I blogged about this issue with regard to the Judith Miller and Valerie Plame case at Balkinization, and I’ve reproduced the post here. Basically, I argued that there should be a journalist privilege and it should apply whenever the leak is in the public interest. I used this test to separate cases of government whistleblowing (such as the Pentagon Papers), where the leaks serve the greater public interest, and cases like the leak of Plame being a CIA agent, which do not serve the public interest.
The public interest test would alter the analysis in the Lee case. The court’s test in the Lee case turns on the plaintiff’s need for the information; the public interest test looks at society’s interest in protecting journalists and promoting or discouraging certain kinds of leaks.
Of course, the criticism of a public interest for the privilege is that it leaves a lot to the discretion of the court. However, an absolute rule one way or the other (an absolute privilege or no privilege at all) would run into several problems. One could deny the journalist privilege entirely, but that could make it hard for people to whistleblow on government corruption to the media without being identified. And it places journalists in a very difficult position and could chill the reporting of important news stories.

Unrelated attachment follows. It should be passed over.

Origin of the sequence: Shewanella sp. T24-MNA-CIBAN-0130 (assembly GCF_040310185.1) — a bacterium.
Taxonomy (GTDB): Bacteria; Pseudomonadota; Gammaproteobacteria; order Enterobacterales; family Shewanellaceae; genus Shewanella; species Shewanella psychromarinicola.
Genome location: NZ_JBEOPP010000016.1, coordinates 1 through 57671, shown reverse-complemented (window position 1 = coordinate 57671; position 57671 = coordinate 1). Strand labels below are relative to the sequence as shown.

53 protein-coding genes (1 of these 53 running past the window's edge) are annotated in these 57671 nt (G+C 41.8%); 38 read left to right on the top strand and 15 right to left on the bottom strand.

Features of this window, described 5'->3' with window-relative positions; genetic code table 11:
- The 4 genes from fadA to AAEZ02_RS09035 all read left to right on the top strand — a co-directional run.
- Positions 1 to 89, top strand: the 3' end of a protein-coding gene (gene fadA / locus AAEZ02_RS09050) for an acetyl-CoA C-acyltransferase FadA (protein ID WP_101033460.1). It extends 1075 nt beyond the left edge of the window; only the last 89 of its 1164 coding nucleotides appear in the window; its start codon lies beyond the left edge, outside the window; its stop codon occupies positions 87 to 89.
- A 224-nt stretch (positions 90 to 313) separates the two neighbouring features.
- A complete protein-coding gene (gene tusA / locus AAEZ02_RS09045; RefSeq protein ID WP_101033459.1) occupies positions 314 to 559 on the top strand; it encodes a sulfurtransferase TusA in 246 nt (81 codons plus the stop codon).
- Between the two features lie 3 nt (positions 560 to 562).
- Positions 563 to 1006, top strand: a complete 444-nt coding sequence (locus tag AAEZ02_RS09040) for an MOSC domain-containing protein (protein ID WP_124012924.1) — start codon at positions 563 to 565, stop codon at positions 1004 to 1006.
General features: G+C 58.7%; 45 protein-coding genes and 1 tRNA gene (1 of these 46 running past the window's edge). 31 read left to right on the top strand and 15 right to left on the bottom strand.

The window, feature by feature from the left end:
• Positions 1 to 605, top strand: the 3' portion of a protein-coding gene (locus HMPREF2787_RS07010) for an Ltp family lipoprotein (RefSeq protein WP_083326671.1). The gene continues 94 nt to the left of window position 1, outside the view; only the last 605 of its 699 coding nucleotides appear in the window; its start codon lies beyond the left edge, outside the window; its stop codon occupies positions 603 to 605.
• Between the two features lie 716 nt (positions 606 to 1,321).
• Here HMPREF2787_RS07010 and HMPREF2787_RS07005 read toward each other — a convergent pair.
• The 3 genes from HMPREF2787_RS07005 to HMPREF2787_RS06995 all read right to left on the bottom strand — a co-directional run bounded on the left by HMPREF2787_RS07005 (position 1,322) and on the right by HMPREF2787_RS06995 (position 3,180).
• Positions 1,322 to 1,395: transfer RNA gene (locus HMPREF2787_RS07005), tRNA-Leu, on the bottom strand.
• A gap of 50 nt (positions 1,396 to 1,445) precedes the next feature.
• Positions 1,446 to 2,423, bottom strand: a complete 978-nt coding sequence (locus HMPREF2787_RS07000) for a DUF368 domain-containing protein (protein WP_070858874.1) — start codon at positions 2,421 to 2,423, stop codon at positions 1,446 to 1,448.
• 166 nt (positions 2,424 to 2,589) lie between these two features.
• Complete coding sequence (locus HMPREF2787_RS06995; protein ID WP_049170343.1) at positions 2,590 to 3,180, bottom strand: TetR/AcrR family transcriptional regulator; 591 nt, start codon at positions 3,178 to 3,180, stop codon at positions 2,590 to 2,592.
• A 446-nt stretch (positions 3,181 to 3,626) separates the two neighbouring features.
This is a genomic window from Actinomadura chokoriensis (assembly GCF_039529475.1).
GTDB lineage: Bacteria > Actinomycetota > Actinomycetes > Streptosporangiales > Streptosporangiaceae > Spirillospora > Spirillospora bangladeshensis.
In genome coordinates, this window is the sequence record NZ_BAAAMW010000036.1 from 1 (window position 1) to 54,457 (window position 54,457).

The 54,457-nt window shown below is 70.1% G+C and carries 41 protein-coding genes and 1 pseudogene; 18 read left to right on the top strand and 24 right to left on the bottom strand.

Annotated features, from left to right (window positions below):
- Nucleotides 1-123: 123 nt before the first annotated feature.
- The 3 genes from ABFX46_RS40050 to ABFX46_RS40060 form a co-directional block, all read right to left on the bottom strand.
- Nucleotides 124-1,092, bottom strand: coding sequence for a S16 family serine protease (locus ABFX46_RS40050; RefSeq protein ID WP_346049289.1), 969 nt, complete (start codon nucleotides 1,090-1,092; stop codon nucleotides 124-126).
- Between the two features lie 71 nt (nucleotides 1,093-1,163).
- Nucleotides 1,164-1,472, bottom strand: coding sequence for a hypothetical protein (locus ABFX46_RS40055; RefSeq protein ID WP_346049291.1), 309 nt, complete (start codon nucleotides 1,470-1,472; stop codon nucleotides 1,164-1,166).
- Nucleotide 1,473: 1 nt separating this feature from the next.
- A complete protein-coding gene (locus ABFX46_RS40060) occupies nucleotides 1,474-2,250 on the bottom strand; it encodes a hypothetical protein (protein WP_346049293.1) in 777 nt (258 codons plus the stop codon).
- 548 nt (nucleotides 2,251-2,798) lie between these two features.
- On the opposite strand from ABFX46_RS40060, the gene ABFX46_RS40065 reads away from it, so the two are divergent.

On the other hand, an absolute privilege also runs into problems. First of all, who is a journalist? Should journalists only be individuals associated with a mainstream media publication? Why can’t bloggers be journalists? Why can’t anybody who writes for a public audience? I believe that there is no reasonable basis to distinguish mainstream media journalists from bloggers for the purpose of privilege. But this, however, creates a problem — the privilege might grow too large and might cover too many people, thus preventing a lot of important evidence gathering in both civil and criminal cases.
Second, there are instances where we want to ferret out and stop leaks. The Valerie Plame leak was a criminal act done in petty vindictiveness. Do we really want to create a rule that protects government officials who wrongfully leak to the media from being brought to justice?